Google rolls out ‘more streamlined’ Discover feed on Android

Google rolls out ‘more streamlined’ Discover feed on Android

Back in April, Google started rolling out a redesign of the Discover feed available to the left of most Android homescreens. After first going live for phones running Android 12, Google is now bringing the “more streamlined” Discover to older devices.

Discover articles are no longer placed in individual cards for a completely flat foreground and background. The lack of layering and shadows make for a somewhat more modern look. It’s technically more efficient in that content can take up the entire screen, but some padding is still applied, so this isn’t a truly edge-to-edge design.

However, the biggest change is that stories are no longer accompanied by the first line of the article. All you get is a cover image, headline, and the publication, followed by when it was published and actions to heart, share, and adjust your feed. 

It’s unclear if this will make users more likely to click on content, but it does put greater emphasis on titles and photos for content creators. Meanwhile, this change has been on the iOS Google app for quite some time now.

One A/B tested change sees YouTube video cards in this streamlined Google Discover better highlight the responsible creator with their channel avatar appearing next to the YouTube logo. Meanwhile, content from the same site is displayed as a list underneath the main entry.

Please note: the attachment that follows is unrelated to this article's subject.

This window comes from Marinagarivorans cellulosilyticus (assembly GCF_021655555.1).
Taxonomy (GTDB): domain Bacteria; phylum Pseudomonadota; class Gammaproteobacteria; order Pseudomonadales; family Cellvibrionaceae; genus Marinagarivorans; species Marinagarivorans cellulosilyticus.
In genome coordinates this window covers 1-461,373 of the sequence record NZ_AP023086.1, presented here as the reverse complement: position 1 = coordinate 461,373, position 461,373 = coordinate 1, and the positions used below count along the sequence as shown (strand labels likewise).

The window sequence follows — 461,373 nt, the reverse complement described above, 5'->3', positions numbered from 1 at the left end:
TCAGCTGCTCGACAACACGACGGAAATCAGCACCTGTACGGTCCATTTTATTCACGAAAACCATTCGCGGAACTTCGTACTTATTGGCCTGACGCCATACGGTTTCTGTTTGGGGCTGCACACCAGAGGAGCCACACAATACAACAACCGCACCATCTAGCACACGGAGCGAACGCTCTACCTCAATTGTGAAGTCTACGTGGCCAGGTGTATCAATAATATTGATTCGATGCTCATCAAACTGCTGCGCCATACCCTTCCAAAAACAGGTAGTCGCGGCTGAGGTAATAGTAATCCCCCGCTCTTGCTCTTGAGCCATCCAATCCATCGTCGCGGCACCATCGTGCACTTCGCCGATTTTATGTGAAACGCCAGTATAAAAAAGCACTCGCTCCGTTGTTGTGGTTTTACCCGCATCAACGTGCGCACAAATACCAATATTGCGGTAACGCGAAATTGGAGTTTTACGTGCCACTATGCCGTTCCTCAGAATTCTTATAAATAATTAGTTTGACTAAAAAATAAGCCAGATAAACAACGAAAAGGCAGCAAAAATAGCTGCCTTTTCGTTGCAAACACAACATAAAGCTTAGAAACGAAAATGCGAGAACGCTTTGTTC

The Stories carousel appears more natural with this redesign, as do “what to watch” suggestions that make use of an auto-advancing slideshow. 

Compared to the version that’s been on Android 12 for the past few weeks, the top part of the Pixel Launcher-adjacent feed is slightly different in its use of a left-aligned Google logo. It’s still centered on today’s wider launch to older devices.

Focus on the stories you care about with a simpler, more streamlined feed

This “new look for Discover” is rolling out with the latest Google app 12.25 beta to devices running Android 11 and lower.

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